The Deep Vibration
In today’s convoluted rock scene, it seems that either artists attempt a throwback sound influenced by the classics (Led Zeppelin, Bob Dylan) or they dive into the uncharted waters of music that will turn into the genres of tomorrow (Animal Collective.) In both cases, not many can pull it off (Black Lips) and even fewer can pull it off well (Black Keys.) The Deep Vibration is no exception to that rule; they’re a bluesy four-piece rock band searching for that elusive throwback sound. That said, it’s obvious that these guys are influenced by the classics. However, the sound seems to fall right into their lap and they achieve it without coming across as trying to hard or simply imitating (Panic At The Disco.)
The quavering vocals offered by lead singer, Matt Campbell, are sung through a Shure SM-57 microphone and they parallel a toddler learning to walk; strong and confident one minute while beat down and broken the next. The SM-57 is typically used to mic drums and makes for an odd choice as a vocal mic. That could explain the shudder that’s ever present in his vocals. More often than not, Campbell sings in a voice still struggling for balance. He sounds best in parts the first track, “Oklahoma City Woman Blues,” where he sings without hesitation. The second track, “Third Day of July” slows the strut established by the first song and feels like it’s a little too soon. Unfortunately, the slower pace defines the rest of the EP. “Thanks To You” attempts to revive the stride that “Third Day of July” killed. And, while they don’t completely regain their swagger, the addition of a horn section sets it apart from the rest making it one of my favorites. Alternatively, on “Tennessee Rose,” the longest and slowest track on the record, his voice comes across soft and thankfully without the quaver. For this one, the guys unleash a harmonica that introduces some odd vocal harmonies provided by country singer Gillian Welch. I’m not quite sure they fit together but on an LP, I’m sure they’ll tighten them up.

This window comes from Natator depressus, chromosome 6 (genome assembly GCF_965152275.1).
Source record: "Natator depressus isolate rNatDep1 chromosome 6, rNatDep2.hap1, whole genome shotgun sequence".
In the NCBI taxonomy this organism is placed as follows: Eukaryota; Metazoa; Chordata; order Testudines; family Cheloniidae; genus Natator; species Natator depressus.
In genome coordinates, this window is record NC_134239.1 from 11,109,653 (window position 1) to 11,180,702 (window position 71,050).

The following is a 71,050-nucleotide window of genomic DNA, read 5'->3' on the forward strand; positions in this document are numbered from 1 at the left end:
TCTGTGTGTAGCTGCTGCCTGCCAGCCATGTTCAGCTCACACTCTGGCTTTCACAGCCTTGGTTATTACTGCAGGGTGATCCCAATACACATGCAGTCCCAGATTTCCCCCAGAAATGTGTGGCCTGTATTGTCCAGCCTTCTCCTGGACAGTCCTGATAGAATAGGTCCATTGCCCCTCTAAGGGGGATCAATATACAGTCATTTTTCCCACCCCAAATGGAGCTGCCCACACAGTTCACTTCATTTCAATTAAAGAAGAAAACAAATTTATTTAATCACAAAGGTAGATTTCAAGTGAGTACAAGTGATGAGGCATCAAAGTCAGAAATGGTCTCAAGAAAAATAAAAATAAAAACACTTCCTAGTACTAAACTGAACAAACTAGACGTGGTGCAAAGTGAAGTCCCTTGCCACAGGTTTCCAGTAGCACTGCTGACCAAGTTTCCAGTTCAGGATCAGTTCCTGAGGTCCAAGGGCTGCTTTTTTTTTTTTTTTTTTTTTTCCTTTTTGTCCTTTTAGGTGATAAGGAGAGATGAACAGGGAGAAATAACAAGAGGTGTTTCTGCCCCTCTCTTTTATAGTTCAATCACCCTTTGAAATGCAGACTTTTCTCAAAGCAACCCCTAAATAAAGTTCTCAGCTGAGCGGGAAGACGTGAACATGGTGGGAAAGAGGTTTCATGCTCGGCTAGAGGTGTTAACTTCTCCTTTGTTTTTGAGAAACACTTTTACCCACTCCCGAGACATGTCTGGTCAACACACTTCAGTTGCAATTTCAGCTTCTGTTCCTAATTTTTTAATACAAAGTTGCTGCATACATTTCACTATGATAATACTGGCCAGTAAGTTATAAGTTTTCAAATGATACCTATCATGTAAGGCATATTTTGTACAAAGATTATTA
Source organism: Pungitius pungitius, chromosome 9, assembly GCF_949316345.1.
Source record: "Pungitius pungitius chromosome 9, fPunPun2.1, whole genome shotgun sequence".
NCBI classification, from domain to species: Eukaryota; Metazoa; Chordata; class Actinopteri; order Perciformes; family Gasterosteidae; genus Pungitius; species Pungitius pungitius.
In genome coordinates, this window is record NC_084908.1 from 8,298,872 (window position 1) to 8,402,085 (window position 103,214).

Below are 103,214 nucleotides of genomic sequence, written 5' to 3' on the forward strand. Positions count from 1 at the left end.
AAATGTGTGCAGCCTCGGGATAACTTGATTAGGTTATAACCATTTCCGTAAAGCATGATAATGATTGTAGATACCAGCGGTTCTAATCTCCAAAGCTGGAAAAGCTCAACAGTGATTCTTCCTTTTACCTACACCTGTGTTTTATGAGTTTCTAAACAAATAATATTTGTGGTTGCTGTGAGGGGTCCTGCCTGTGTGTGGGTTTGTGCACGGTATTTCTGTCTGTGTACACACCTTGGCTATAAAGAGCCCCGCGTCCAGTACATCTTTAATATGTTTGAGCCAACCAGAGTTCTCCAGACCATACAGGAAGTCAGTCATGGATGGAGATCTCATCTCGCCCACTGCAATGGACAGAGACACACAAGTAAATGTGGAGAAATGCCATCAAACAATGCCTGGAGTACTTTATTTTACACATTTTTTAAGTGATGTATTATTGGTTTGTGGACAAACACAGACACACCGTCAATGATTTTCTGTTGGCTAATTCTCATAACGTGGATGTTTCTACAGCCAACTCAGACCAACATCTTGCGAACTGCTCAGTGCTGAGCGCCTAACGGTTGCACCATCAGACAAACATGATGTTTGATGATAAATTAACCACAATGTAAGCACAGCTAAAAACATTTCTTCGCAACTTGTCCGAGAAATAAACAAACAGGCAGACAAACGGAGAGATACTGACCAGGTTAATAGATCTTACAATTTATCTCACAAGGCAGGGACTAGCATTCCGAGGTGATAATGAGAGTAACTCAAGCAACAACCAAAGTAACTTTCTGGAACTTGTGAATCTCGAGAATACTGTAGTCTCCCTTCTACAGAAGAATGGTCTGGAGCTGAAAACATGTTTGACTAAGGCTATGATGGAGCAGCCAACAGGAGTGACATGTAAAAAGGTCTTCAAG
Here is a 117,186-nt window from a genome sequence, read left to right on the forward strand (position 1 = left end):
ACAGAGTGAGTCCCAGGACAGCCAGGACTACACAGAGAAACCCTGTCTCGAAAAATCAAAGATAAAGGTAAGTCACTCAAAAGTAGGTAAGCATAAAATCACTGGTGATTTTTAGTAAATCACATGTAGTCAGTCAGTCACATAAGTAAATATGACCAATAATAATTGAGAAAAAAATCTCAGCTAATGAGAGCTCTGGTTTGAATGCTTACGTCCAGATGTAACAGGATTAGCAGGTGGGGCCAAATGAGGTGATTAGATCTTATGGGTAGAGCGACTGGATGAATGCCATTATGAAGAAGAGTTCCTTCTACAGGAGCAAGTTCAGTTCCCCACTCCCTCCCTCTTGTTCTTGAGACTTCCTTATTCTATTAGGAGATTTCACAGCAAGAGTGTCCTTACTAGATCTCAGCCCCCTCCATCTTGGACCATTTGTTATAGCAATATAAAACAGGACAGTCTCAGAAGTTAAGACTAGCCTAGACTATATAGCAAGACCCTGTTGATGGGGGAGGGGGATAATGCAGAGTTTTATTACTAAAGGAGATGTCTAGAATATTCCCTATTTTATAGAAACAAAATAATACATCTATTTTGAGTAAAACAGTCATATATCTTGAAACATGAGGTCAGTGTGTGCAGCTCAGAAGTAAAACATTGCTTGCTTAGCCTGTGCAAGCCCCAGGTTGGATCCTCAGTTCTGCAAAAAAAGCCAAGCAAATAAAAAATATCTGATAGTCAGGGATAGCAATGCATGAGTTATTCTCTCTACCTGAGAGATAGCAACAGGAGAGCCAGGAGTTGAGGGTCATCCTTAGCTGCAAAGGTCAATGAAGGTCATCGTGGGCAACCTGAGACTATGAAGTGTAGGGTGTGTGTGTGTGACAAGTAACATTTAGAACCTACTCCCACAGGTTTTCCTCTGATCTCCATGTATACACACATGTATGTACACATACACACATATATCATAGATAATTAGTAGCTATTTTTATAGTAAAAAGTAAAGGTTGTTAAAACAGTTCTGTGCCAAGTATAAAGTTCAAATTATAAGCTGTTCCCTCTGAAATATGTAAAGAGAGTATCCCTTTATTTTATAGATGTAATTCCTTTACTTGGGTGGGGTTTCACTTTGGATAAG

Niko Bolas who recorded the EP has also produced for Neil Young and more recently, My Morning Jacket. That could explain the similarity between “Oklahoma City Woman Blues” and Neil Young’s “Down By The River” (the Crosby, Stills, Nash, & Young version is better.) Recorded in several live takes straight to 1-inch 8-track tape, the analog just adds to the nostalgic vibe. If you listen close or crank the volume, you’ll hear that distinct sound of analog, the way music should be recorded.
EP’s are usually put out for several reasons: the band can’t afford to record and press an LP, the band doesn’t have enough material for an entire record, or the band wants to find/experiment with their sound. My hope is that The Deep Vibration are just trying to find their sound by throwing five tracks at the wall and figuring out which ones stick. For me, those songs have to be “Oklahoma City Woman Blues” and “Thanks To You.” With some work, “Tennessee Rose” could be a favorite but it needs something more than a harmonica and loose vocals thrown in by a gorgeous country singer…remember we can’t see her while we’re listening. Whenever they decide to release a full-length, I hope they lean in the direction of their more upbeat songs and more horns wouldn’t be such a bad thing either.
1.Oklahoma City Woman Blues (Veracruz)
2.Third Day of July
3.Thanks To You